The building was purchased from the City of Baltimore through the Baltimore Development Corporation in 2010 by Station North Development Partners and renovated by Ernst Valery Investments, Bowling Inc. & SA&A Development.
You know when your out-of-state relatives come to visit and demand an “authentic” Maryland dining experience? That usually means Thai Restaurant, Helmand, Crepe Du Jour, and all of Baltimore’s excellent Indian restaurants are out. Because it usually means they want crab, period. (Unless it means they want to go to Cafe Hon — let’s hope they’ve never heard of it.)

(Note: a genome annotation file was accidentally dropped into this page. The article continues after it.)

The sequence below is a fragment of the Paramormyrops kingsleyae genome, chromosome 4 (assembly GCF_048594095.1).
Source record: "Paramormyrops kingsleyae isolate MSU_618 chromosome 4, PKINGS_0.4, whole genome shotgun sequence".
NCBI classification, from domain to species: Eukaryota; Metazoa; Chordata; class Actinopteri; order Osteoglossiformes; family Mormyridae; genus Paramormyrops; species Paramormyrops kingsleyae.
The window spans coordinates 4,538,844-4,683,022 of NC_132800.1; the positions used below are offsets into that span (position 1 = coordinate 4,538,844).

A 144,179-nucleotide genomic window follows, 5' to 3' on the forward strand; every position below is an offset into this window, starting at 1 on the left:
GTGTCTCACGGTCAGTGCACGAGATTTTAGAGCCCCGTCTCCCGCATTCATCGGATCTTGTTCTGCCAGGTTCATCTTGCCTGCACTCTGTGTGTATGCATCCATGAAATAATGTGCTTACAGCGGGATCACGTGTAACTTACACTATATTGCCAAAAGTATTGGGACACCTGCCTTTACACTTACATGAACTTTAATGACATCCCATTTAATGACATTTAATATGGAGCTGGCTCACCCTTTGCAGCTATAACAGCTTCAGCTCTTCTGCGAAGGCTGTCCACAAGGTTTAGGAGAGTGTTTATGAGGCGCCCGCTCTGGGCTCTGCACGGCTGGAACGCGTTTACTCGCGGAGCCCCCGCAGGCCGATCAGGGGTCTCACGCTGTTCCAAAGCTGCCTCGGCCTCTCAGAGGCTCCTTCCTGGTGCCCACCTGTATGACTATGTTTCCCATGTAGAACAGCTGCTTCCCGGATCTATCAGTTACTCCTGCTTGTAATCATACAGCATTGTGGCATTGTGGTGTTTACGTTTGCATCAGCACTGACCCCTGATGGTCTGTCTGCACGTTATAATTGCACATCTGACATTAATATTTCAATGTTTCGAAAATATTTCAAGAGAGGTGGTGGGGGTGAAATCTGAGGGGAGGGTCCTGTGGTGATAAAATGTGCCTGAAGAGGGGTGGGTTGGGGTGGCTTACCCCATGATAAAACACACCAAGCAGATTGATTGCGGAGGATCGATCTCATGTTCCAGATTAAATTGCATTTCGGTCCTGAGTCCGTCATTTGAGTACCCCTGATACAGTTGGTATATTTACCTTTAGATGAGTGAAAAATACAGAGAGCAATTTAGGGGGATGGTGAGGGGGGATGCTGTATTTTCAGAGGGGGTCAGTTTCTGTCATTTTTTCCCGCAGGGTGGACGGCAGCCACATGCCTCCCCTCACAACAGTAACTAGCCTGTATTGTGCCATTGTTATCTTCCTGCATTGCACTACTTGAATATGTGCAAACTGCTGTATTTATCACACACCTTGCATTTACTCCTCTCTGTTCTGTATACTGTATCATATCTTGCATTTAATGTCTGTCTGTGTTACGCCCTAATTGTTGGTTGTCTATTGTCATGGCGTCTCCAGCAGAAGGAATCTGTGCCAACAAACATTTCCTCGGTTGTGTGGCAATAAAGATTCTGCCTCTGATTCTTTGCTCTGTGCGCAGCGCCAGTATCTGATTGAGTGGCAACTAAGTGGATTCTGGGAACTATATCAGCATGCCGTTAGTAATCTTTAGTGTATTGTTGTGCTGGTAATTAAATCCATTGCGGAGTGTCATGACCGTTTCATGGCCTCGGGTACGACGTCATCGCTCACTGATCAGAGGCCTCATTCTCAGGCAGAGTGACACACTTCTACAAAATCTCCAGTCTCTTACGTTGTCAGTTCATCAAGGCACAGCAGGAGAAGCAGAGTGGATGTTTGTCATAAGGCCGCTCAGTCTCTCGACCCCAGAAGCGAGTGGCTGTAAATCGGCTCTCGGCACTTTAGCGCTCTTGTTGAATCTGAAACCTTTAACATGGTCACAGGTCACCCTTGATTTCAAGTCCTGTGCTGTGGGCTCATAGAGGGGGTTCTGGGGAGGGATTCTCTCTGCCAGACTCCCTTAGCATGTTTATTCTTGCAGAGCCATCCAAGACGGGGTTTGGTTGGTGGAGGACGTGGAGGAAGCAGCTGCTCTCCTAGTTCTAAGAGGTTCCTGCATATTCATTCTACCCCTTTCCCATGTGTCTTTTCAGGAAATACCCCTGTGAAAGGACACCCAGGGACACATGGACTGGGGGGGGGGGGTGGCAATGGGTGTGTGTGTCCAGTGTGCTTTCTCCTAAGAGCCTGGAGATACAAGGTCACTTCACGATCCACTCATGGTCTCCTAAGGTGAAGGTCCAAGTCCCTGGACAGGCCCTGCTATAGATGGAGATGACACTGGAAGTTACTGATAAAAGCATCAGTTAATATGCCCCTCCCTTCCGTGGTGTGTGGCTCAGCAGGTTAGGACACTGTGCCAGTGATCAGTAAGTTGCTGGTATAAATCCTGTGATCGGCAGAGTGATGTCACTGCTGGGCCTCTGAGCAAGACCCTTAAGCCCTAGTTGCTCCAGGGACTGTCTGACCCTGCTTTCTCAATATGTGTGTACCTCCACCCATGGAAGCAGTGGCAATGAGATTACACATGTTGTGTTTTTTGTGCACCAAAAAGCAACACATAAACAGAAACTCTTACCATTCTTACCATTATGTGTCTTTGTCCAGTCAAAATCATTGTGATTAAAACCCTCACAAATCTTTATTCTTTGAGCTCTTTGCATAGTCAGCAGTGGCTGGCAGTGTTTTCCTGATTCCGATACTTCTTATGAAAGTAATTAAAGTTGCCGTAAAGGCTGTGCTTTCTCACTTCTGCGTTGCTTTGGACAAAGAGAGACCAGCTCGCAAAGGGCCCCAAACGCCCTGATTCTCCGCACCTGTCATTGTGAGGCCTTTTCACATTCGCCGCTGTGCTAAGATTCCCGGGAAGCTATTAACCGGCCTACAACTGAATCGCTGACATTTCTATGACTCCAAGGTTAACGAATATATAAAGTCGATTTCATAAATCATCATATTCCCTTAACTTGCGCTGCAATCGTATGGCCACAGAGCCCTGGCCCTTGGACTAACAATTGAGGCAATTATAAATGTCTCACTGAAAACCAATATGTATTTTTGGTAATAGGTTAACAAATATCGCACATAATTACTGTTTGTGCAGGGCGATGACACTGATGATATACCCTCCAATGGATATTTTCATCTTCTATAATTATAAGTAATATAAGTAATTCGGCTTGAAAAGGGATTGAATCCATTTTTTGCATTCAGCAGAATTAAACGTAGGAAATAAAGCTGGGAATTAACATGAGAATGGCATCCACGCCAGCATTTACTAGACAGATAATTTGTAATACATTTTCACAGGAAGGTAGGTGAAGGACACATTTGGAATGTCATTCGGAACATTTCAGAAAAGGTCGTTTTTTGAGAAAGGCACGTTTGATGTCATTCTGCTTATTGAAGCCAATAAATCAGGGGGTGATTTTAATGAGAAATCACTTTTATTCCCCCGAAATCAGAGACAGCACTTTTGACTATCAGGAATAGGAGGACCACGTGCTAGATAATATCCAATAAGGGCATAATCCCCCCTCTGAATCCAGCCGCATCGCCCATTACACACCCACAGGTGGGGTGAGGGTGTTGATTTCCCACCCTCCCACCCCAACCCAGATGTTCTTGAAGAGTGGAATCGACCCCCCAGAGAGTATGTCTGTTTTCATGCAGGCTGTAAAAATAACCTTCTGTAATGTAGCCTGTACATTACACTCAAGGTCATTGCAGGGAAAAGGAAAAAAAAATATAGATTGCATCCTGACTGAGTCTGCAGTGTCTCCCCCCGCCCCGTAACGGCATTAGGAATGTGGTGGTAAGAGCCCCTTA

A 1661 land grant property from Lord Baltimore, Cecil Calvert. Three hundred and sixty-eight tillable acres, waterfowl impoundments, miles of river frontage and stables, brick Georgian manor house built in 1920 and extensively modernized, with 11 bedrooms, five full and three half baths: $11,300,000
What: Augustine Herman, noted Czech cartographer, was deeded this property by Lord Baltimore in exchange for creating the first map of the entire Chesapeake Bay coastline. It was part of a larger parcel that included most of the Delmarva Peninsula, and he named it after his homeland of Prague, Kingdom of Bohemia. Herman’s grave is on the property. The farm stayed in the family (Bayard) for many generations, and figures prominently in Maryland history. In 2003 it went out of the family for the first time in 350 years, to Shane Flynn, former vice chairman of MBNA.